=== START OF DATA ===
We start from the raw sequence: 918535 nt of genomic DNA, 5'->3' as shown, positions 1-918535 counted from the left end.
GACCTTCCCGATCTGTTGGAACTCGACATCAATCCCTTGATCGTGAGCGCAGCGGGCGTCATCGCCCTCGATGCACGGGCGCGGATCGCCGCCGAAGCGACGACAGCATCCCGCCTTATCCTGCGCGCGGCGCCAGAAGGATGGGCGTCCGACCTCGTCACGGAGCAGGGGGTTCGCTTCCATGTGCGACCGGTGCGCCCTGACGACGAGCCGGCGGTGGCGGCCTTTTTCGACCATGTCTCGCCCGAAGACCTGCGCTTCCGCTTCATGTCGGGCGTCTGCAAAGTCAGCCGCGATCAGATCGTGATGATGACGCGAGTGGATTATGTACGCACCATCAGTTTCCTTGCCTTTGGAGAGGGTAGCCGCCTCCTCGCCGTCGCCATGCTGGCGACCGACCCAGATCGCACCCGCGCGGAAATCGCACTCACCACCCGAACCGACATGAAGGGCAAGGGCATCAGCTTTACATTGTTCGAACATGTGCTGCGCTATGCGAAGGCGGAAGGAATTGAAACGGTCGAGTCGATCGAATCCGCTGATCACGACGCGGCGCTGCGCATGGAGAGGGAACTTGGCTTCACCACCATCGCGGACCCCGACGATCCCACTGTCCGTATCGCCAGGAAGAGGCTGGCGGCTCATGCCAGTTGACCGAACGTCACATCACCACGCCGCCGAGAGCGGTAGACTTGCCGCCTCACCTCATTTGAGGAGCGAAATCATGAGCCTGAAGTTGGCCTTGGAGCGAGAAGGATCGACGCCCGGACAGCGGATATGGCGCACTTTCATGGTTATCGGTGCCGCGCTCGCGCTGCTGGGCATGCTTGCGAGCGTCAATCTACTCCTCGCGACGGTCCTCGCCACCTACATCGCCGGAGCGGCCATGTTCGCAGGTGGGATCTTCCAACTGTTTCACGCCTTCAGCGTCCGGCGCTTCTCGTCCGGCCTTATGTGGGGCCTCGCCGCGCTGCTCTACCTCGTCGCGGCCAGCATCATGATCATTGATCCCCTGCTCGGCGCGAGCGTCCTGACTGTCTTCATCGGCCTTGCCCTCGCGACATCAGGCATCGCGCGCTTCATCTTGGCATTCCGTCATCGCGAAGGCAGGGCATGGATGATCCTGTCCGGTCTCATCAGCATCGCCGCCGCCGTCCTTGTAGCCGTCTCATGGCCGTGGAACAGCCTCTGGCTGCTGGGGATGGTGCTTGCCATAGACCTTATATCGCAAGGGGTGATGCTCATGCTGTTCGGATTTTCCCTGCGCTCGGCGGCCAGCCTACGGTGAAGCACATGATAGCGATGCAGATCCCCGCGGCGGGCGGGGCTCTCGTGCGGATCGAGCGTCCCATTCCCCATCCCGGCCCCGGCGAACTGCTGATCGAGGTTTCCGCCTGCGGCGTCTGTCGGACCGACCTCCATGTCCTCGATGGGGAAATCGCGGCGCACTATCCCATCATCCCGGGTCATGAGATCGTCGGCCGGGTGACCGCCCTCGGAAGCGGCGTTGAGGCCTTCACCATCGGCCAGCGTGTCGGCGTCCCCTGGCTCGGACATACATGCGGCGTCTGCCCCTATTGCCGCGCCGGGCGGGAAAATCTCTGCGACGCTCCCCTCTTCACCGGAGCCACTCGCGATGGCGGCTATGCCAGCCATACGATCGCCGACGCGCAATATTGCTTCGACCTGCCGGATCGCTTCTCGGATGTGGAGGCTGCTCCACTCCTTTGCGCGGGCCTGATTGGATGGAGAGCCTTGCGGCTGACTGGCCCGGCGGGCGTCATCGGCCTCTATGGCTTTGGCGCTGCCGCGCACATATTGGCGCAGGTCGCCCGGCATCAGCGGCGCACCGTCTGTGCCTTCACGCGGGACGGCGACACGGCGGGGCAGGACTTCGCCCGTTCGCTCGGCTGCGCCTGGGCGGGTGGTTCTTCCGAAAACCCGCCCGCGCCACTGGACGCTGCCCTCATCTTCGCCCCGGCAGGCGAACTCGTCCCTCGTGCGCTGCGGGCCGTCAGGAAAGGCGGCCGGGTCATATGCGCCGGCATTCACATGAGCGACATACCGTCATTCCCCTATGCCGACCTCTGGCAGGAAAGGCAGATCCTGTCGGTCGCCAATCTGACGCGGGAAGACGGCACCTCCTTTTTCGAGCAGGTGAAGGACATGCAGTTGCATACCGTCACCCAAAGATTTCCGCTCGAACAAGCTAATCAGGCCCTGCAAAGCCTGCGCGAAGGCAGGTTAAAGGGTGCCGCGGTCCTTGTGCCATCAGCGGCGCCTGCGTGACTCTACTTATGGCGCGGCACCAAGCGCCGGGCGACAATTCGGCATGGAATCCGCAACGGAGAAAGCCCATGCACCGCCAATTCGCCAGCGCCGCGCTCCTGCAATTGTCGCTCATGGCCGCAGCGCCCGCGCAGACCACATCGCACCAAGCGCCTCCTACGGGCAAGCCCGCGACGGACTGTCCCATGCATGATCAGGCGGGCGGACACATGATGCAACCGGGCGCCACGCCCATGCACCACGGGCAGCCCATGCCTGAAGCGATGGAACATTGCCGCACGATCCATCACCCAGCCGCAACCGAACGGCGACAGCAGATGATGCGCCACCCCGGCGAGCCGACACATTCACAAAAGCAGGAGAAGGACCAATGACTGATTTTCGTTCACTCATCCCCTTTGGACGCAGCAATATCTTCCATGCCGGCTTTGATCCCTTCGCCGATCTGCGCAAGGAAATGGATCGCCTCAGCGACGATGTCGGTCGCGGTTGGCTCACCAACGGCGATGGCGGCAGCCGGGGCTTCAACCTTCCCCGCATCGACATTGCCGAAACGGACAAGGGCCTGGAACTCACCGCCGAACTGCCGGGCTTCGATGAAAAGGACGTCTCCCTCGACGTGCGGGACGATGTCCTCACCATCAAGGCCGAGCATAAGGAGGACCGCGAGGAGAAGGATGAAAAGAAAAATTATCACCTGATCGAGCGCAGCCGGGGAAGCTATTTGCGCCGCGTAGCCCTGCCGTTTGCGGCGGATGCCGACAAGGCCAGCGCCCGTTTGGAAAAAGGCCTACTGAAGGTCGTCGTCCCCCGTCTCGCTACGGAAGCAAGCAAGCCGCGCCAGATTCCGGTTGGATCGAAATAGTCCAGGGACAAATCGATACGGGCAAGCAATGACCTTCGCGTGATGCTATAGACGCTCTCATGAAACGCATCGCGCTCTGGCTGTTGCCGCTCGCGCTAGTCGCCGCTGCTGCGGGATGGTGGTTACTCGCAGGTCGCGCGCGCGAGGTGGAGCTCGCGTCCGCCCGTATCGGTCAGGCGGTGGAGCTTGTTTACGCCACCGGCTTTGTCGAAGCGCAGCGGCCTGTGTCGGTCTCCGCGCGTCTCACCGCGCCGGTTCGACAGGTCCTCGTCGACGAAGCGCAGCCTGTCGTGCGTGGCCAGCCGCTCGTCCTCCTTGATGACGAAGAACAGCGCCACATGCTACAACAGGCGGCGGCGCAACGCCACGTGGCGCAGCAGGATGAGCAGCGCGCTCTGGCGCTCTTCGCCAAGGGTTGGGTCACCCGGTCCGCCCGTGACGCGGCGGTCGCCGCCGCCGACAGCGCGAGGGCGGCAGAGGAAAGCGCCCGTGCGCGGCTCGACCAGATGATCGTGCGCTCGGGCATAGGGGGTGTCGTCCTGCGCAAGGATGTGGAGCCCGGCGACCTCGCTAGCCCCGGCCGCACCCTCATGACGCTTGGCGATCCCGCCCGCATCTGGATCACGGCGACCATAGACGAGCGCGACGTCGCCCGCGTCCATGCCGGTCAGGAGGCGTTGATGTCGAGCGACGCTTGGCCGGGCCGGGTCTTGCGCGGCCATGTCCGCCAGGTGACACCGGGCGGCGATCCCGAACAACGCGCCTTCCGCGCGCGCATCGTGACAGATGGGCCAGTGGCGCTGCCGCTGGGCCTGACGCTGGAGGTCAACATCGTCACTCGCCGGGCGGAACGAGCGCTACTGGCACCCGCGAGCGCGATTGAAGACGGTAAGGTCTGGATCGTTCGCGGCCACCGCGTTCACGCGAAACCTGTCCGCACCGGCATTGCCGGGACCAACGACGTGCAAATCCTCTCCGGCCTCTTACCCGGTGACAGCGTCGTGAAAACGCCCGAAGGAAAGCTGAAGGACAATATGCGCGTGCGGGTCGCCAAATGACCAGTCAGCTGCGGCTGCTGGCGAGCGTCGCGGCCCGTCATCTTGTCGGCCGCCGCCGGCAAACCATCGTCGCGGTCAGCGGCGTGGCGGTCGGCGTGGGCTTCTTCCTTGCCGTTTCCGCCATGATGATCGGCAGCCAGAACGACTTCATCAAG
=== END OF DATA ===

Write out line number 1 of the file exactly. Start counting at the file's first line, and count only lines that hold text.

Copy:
We start from the raw sequence: 918535 nt of genomic DNA, 5'->3' as shown, positions 1-918535 counted from the left end.